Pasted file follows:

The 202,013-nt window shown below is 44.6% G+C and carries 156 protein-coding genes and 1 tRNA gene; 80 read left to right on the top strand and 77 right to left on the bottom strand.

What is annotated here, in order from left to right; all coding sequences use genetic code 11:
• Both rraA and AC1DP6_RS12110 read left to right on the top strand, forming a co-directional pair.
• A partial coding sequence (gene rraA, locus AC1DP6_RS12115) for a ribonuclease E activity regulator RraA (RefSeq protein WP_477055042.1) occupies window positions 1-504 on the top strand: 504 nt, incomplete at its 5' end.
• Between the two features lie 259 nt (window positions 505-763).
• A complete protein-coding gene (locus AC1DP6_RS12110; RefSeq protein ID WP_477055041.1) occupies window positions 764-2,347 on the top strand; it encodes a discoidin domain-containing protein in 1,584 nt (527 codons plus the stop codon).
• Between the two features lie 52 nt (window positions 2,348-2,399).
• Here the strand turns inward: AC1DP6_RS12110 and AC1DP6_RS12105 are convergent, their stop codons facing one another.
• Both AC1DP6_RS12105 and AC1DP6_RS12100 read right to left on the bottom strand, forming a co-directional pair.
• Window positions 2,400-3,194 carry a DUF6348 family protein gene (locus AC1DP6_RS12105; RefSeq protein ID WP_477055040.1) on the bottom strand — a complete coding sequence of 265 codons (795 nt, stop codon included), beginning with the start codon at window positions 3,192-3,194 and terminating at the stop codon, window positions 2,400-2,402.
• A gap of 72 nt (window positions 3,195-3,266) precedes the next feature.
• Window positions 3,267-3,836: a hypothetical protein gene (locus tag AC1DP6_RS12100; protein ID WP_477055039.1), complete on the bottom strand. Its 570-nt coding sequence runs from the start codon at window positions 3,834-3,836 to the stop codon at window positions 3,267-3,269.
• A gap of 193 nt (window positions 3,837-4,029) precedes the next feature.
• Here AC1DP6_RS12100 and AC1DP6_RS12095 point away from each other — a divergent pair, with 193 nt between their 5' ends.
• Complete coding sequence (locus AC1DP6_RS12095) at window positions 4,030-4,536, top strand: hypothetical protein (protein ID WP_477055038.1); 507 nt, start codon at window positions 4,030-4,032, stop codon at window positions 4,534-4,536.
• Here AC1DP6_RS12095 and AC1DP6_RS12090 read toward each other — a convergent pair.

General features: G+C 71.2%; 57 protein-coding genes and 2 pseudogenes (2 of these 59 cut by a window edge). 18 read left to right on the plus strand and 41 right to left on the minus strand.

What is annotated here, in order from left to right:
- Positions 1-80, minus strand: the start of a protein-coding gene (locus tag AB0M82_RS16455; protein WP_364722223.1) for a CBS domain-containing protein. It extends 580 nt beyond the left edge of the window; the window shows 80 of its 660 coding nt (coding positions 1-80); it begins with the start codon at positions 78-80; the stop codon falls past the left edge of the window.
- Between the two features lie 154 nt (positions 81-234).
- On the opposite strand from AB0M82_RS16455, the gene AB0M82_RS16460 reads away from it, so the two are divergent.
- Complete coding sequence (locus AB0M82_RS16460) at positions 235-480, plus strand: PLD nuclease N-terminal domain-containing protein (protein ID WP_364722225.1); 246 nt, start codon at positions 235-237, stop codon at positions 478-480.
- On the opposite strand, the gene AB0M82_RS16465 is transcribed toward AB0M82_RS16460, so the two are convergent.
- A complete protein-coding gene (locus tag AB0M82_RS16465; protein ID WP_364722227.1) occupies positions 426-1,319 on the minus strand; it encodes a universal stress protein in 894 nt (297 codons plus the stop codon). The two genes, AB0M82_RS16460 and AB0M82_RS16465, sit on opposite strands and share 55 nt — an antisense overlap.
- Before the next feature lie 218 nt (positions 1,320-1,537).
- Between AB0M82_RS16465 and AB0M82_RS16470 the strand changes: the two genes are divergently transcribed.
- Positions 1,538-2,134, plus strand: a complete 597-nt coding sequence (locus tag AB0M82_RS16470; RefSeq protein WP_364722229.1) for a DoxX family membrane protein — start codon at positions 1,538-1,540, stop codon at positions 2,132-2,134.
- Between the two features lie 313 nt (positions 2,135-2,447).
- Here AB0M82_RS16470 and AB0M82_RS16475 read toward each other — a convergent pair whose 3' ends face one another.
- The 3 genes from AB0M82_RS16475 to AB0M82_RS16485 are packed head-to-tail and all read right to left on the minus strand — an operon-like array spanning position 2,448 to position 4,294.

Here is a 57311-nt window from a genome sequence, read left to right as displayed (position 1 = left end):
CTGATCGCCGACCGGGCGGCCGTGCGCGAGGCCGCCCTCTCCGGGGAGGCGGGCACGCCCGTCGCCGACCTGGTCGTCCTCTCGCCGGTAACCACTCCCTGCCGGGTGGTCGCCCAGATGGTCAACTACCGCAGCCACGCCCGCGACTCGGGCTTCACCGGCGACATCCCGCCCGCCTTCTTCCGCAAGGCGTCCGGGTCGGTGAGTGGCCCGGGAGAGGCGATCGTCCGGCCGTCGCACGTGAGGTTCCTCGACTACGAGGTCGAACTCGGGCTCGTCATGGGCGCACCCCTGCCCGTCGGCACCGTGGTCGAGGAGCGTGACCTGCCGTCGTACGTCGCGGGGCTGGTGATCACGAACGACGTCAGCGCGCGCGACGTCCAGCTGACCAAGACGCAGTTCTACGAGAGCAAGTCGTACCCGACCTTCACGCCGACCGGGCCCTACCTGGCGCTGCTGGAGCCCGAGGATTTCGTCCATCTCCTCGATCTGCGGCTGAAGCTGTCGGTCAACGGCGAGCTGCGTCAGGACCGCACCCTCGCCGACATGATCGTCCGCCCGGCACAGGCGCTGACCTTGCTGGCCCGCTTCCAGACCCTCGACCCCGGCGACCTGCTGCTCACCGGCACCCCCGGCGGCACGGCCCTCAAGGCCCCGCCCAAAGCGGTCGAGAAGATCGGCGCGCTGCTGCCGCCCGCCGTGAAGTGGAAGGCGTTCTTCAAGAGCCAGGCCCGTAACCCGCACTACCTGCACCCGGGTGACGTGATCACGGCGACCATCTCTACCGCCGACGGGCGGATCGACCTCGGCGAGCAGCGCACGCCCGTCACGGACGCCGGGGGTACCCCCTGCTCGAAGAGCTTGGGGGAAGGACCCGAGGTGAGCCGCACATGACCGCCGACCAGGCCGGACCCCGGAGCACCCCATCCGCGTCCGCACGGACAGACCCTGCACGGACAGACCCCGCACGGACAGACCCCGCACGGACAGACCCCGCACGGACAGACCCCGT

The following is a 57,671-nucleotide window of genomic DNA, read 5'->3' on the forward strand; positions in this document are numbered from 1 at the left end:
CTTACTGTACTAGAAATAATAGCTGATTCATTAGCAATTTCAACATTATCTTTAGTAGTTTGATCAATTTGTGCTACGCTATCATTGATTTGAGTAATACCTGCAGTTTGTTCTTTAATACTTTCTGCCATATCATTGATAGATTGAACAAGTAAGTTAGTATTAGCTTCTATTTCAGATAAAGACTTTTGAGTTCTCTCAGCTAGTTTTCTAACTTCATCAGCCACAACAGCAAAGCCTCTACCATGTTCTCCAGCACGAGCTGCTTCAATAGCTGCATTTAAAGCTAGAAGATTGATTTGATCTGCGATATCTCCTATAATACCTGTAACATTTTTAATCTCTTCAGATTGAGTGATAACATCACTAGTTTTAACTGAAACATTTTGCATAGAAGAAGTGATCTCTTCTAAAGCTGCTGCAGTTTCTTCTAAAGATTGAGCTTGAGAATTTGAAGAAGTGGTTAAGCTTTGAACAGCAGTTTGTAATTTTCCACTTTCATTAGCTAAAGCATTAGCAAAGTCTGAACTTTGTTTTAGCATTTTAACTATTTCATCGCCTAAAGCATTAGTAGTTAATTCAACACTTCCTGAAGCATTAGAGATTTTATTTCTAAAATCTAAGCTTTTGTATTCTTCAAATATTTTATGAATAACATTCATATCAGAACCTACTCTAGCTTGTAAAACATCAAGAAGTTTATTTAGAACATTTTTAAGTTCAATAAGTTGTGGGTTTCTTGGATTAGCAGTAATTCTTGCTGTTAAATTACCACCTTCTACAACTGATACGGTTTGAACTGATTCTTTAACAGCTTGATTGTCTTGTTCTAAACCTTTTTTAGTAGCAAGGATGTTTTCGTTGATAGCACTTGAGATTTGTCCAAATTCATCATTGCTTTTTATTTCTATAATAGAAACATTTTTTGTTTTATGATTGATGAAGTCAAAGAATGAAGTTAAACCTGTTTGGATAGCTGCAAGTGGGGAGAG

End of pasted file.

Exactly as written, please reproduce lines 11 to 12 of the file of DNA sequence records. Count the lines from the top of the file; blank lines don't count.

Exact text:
• A gap of 72 nt (window positions 3,195-3,266) precedes the next feature.
• Window positions 3,267-3,836: a hypothetical protein gene (locus tag AC1DP6_RS12100; protein ID WP_477055039.1), complete on the bottom strand. Its 570-nt coding sequence runs from the start codon at window positions 3,834-3,836 to the stop codon at window positions 3,267-3,269.